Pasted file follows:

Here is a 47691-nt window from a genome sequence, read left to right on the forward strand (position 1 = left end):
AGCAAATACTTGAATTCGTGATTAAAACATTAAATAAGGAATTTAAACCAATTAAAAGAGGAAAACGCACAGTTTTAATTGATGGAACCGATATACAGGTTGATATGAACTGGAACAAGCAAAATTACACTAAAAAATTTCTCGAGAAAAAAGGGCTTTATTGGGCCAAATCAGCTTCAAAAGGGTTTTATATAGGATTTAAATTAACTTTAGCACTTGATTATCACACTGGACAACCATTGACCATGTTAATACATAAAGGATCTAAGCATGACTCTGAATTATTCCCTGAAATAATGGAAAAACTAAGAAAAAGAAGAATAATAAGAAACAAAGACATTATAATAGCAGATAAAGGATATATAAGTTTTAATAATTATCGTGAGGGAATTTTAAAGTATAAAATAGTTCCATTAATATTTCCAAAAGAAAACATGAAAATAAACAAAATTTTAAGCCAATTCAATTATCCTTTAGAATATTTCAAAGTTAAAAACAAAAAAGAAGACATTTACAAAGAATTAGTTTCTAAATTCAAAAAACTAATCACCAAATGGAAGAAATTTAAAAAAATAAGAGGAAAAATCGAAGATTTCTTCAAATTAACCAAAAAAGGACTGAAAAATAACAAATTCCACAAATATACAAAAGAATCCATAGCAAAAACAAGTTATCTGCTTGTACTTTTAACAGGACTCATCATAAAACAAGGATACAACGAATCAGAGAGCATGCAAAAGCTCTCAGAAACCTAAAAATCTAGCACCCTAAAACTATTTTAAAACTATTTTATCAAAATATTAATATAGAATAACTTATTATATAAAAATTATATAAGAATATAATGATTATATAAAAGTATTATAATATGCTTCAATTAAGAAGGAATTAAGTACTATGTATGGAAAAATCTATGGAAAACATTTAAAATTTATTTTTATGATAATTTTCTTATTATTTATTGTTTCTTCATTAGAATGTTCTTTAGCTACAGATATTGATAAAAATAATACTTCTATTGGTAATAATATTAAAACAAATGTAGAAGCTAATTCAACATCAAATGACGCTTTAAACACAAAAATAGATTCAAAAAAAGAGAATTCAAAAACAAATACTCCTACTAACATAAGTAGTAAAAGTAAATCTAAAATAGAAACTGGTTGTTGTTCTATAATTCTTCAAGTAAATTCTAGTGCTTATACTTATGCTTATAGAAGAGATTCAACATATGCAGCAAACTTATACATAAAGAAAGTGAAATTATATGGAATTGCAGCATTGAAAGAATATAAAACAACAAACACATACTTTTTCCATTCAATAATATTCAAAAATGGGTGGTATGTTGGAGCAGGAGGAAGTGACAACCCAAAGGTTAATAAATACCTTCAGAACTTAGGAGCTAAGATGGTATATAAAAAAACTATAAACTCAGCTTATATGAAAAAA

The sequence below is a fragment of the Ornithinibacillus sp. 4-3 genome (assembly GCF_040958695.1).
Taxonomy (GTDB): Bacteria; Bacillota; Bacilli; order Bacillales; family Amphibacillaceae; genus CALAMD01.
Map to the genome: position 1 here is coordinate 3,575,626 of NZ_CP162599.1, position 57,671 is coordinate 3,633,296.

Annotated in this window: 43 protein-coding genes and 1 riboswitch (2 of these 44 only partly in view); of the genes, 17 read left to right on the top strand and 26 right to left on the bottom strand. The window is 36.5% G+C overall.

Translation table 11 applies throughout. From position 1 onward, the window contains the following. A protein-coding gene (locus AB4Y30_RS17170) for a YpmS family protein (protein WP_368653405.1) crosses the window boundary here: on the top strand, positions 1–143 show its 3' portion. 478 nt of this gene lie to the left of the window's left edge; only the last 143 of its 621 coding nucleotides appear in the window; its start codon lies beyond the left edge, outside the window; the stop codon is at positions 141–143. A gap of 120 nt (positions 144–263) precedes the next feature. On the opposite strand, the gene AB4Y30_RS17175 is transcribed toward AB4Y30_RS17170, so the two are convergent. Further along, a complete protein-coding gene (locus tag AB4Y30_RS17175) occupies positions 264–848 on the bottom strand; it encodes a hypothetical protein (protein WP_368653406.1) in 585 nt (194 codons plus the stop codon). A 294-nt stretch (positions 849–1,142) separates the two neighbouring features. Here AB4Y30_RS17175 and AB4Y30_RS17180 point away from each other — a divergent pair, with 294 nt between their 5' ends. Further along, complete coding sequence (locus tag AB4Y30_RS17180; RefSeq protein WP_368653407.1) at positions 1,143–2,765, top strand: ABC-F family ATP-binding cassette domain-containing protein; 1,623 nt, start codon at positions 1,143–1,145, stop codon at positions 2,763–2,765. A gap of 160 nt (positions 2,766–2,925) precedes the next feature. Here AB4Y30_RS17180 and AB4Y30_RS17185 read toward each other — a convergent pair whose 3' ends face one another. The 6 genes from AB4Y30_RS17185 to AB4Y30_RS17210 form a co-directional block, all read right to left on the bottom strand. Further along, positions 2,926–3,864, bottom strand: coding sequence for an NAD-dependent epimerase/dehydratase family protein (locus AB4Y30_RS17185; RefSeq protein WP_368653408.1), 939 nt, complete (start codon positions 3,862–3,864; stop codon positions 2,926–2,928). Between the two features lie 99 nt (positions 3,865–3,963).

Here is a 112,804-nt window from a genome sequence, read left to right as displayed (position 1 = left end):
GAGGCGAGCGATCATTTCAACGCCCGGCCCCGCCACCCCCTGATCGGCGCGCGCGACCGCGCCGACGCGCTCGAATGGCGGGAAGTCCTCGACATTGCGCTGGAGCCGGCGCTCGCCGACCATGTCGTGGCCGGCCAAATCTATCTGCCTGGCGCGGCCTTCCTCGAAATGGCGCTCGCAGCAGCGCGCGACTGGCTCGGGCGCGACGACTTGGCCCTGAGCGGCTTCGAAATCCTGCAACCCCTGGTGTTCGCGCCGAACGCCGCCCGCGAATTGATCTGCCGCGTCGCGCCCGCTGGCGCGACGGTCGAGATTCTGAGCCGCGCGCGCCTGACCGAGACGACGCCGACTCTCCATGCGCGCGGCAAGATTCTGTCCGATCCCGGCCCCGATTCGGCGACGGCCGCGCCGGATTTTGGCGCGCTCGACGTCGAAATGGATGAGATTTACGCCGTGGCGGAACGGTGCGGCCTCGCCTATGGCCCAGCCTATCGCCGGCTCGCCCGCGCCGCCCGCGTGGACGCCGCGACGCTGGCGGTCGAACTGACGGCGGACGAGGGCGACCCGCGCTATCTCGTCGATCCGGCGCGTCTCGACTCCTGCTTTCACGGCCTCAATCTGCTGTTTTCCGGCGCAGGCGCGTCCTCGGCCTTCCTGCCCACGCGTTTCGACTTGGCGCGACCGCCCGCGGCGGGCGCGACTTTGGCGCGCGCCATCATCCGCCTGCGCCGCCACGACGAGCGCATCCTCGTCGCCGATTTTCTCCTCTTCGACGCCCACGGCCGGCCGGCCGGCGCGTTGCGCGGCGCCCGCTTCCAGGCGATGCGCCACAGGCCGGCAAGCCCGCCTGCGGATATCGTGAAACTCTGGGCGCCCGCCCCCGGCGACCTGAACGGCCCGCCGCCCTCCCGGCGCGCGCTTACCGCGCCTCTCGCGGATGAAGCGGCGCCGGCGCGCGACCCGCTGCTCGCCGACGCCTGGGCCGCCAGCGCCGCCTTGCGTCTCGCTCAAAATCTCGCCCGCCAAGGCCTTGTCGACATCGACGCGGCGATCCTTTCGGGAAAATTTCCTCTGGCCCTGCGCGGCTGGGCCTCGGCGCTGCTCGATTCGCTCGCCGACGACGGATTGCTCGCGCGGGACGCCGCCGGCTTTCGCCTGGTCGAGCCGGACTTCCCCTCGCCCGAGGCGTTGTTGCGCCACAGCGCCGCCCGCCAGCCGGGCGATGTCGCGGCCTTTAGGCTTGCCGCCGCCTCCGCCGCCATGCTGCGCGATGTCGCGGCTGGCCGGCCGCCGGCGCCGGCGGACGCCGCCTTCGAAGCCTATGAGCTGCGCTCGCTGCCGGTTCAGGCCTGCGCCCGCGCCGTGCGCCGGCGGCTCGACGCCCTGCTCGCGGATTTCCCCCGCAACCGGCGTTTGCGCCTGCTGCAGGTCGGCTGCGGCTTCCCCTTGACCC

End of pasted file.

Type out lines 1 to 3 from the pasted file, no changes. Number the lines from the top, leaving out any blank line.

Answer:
Here is a 47691-nt window from a genome sequence, read left to right on the forward strand (position 1 = left end):
AGCAAATACTTGAATTCGTGATTAAAACATTAAATAAGGAATTTAAACCAATTAAAAGAGGAAAACGCACAGTTTTAATTGATGGAACCGATATACAGGTTGATATGAACTGGAACAAGCAAAATTACACTAAAAAATTTCTCGAGAAAAAAGGGCTTTATTGGGCCAAATCAGCTTCAAAAGGGTTTTATATAGGATTTAAATTAACTTTAGCACTTGATTATCACACTGGACAACCATTGACCATGTTAATACATAAAGGATCTAAGCATGACTCTGAATTATTCCCTGAAATAATGGAAAAACTAAGAAAAAGAAGAATAATAAGAAACAAAGACATTATAATAGCAGATAAAGGATATATAAGTTTTAATAATTATCGTGAGGGAATTTTAAAGTATAAAATAGTTCCATTAATATTTCCAAAAGAAAACATGAAAATAAACAAAATTTTAAGCCAATTCAATTATCCTTTAGAATATTTCAAAGTTAAAAACAAAAAAGAAGACATTTACAAAGAATTAGTTTCTAAATTCAAAAAACTAATCACCAAATGGAAGAAATTTAAAAAAATAAGAGGAAAAATCGAAGATTTCTTCAAATTAACCAAAAAAGGACTGAAAAATAACAAATTCCACAAATATACAAAAGAATCCATAGCAAAAACAAGTTATCTGCTTGTACTTTTAACAGGACTCATCATAAAACAAGGATACAACGAATCAGAGAGCATGCAAAAGCTCTCAGAAACCTAAAAATCTAGCACCCTAAAACTATTTTAAAACTATTTTATCAAAATATTAATATAGAATAACTTATTATATAAAAATTATATAAGAATATAATGATTATATAAAAGTATTATAATATGCTTCAATTAAGAAGGAATTAAGTACTATGTATGGAAAAATCTATGGAAAACATTTAAAATTTATTTTTATGATAATTTTCTTATTATTTATTGTTTCTTCATTAGAATGTTCTTTAGCTACAGATATTGATAAAAATAATACTTCTATTGGTAATAATATTAAAACAAATGTAGAAGCTAATTCAACATCAAATGACGCTTTAAACACAAAAATAGATTCAAAAAAAGAGAATTCAAAAACAAATACTCCTACTAACATAAGTAGTAAAAGTAAATCTAAAATAGAAACTGGTTGTTGTTCTATAATTCTTCAAGTAAATTCTAGTGCTTATACTTATGCTTATAGAAGAGATTCAACATATGCAGCAAACTTATACATAAAGAAAGTGAAATTATATGGAATTGCAGCATTGAAAGAATATAAAACAACAAACACATACTTTTTCCATTCAATAATATTCAAAAATGGGTGGTATGTTGGAGCAGGAGGAAGTGACAACCCAAAGGTTAATAAATACCTTCAGAACTTAGGAGCTAAGATGGTATATAAAAAAACTATAAACTCAGCTTATATGAAAAAA

The sequence below is a fragment of the Ornithinibacillus sp. 4-3 genome (assembly GCF_040958695.1).